That’s not all. You can also find typical expressions from the Roman dialect in Colle der Fomento’s hip-hop; in some songs by Mannarino (such as Me so’ mbriacato); in the album Roma è de tutti by Luca Barbarossa (check out Passame er sale); in the self-ironic song Testardo by Daniele Silvestri as well as in the work by the two folk rock groups Il Muro del Canto and Ardecore. More recently, Ultimo — a 25-year-old musician — paid homage to the Roman dialect with Fatemè cantà and Emma Marrone and Gianni Bismark with C’hai ragione tu: Me stai a di’ solo fregnacce, t’ho visto co’ quella, non vedi che è tutta moine, co’ te che c’azzecca?


And Milan? In the city of fashion, there are only a few older people who still speak the dialect, but some expressions are making a comeback. To discover a few, you can listen to Enzo Jannacci, especially his 1964 album containing one of his masterpieces, El portava i scarp del tennis. The song is a moving portrait of the life of a homeless person. Another band to listen to is I Gufi, a group Nanni Svampa was involved in, who not only produced an anthology of Lombardian music, but also translated the songs of George Brassens into the dialect of Milan, with interesting results. If you speak French, try comparing the text from L’era un bel fior and Une jolie fleur.

As for Giovanni D’Anzi’s Oh mia bela Madunina, the symbolic song of Milan from 1934, the song starts like this.

“A diesen la canzon la nass a Napuli / e certa cament g’han minga tutti i tort / Surriento, Margellina tucc’i popoli / i avran cantà on milion de volt / mi speri che se offendera nissun / se parlom un cicin anca de num”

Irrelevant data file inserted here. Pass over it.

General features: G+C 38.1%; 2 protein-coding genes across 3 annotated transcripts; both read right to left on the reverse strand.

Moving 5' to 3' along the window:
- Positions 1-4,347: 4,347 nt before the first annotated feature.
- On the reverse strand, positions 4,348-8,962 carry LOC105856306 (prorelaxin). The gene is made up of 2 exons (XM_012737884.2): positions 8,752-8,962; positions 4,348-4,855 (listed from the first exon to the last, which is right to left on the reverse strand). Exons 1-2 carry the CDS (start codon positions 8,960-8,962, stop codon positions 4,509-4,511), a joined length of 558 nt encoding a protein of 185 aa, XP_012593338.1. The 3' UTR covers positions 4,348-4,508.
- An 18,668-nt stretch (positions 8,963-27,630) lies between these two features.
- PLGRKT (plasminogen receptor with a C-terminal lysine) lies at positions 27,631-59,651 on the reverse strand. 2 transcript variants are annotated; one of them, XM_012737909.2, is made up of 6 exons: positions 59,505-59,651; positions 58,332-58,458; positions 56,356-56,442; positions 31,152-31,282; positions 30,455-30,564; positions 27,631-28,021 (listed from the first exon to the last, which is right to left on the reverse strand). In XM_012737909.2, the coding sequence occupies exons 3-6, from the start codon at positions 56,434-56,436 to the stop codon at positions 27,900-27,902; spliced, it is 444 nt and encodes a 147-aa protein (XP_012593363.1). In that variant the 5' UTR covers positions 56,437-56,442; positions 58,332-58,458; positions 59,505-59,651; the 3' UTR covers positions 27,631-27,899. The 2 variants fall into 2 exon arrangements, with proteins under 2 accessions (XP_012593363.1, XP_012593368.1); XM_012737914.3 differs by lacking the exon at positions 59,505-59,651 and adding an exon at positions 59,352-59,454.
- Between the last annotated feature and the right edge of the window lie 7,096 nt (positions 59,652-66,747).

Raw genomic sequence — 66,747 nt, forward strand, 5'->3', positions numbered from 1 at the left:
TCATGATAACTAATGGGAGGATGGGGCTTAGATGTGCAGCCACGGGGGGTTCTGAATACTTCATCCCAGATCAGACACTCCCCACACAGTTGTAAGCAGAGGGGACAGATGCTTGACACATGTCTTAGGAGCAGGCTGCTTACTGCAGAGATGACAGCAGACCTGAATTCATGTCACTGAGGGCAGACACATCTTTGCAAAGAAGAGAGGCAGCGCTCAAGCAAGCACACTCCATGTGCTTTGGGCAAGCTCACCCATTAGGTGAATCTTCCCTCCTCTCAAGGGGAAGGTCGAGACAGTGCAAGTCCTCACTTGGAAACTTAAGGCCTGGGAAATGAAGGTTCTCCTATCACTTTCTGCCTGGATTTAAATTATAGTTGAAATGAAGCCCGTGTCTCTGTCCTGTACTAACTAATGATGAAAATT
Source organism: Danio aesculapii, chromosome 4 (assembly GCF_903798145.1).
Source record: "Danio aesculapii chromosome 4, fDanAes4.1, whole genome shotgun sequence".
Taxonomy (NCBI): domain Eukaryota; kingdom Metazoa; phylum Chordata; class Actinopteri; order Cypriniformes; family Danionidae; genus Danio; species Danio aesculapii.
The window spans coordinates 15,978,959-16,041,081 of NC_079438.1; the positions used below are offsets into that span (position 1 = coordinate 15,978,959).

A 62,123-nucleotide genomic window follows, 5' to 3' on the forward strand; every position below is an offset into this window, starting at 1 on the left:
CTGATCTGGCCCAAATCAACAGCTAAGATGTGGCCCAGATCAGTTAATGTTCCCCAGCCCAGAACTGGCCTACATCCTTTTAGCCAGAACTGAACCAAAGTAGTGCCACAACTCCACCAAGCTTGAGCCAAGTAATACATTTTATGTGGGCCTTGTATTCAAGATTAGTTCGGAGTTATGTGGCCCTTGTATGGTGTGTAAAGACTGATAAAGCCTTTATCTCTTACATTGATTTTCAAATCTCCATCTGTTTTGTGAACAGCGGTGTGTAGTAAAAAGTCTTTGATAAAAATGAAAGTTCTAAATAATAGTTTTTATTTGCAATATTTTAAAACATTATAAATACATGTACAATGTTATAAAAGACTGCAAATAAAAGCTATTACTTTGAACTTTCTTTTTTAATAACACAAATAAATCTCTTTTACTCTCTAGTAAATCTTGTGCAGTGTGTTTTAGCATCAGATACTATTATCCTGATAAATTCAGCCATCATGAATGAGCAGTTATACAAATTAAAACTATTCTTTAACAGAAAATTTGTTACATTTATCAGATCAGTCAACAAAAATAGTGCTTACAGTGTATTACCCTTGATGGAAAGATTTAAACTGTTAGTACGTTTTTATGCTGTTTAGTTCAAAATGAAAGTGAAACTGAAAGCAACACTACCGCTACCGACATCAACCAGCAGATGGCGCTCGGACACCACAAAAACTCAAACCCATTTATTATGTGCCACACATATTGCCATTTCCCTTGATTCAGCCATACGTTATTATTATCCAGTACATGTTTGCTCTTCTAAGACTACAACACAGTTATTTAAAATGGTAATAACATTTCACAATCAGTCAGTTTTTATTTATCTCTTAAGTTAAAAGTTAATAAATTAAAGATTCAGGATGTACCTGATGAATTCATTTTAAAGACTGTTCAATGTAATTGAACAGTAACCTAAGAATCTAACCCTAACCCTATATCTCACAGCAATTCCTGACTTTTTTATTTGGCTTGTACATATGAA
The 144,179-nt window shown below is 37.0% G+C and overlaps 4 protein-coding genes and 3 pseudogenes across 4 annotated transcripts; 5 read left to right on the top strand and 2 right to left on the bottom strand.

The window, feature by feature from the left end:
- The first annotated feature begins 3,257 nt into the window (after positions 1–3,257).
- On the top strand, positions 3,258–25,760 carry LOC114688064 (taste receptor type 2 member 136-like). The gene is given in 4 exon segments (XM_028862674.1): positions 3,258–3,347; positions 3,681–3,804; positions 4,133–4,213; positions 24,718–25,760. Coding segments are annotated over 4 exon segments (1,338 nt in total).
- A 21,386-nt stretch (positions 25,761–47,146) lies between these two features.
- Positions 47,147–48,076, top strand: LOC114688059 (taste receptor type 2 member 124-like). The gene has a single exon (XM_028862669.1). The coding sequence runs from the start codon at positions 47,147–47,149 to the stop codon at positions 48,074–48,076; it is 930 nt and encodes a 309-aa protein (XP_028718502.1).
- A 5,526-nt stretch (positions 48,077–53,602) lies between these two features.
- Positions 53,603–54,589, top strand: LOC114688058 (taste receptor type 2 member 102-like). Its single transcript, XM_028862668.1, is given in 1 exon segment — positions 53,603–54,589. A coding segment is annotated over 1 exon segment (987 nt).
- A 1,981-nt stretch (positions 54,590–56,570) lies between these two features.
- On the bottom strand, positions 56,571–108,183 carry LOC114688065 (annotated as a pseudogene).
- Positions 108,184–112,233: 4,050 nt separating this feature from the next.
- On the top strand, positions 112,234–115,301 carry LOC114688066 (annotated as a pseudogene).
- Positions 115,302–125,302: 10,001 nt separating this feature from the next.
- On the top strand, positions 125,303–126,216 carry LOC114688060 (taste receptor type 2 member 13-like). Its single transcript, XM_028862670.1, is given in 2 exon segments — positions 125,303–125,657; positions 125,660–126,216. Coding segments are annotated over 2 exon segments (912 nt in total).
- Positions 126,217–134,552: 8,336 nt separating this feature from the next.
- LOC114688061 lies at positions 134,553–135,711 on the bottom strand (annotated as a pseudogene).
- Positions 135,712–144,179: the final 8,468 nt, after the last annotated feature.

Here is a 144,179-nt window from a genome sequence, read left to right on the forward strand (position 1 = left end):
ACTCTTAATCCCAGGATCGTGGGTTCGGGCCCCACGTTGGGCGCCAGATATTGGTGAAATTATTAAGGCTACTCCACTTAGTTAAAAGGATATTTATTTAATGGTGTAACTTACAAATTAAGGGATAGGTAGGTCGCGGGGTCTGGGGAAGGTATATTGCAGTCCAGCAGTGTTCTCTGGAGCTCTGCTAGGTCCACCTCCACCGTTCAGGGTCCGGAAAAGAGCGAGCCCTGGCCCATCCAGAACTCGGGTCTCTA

“They say that singing was born in Naples / and frankly they’re right / Sorrento, Margellina, everyone / they’ve sung a million times / I hope no one is offended / if we speak a little about ourselves as well…”

And Beyond…

Staying in the North, our cultural journey of Italian dialects in music continues with the songs of Davide Van De Sfroos in a dialect spoken on the west coast of Lake Como. For example, the song Yanez, which came fourth at the 2011 Sanremo Music Festival. There are also several artists from Veneto, such as Pitura Freska, who came in 16th at Sanremo in 1997 with the antiracist song Papa nero (“Parché ‘se scrito, dito, stradito dai oràcoi ‘la piòvra perdarà i tentàcoi e cascarà i tabù col penùltimo Gesù e el sarà un òmo dal continente nero”).

In the South of Italy, the musical combo Sud Sound System is lighting up the dance floor in Apulia (the song Le radici ca tieni is quite catchy). Over in Sicily, there’s Cesare Basile with U fujutu su nesci chi fa?, the singer and trumpet player Roy Paci (here is his performance of the classic Ciuri Ciuri with Aretuska), and also Franco Battiato, whose 1979 album L’era del cinghiale bianco includes a song in the Catania dialect about love in time of war, Stranizza d’amuri.

“Man manu ca passunu i jonna sta frevi mi trasi ‘nda ll’ossa, ‘ccu tuttu ca fora c’è ‘a guerra mi sentu stranizza d’amuri… l’amuri”
“The days pass, this fever enters my bones, even if there’s a war outside, I still feel the strangeness of love… love”

Musical notes and dialects also combine in Disamparados, the album by the Sardinian group Tazenda, with a striking song that was performed in an Italian version at Sanremo the same year with singer-songwriter Pierangelo Bertoli. He recorded an entire album in 1978 in the Modena dialect titled S’at ven in meint (“What do you think about it?”).

Let’s not forget the masterpiece Crêuza de mä by Fabrizio De André from 1984, sung in the Genoa dialect, which comes from interaction between sailors and merchants on the Mediterranean and is therefore rich with Greek, French, Spanish and Arab influences. It’s a potpourri of cultures united by the “crêuza de mä” or “sea corridor” that the album is named after: this shows the song with the Italian translation.

This article was originally published on the Italian edition of Babbel Magazine.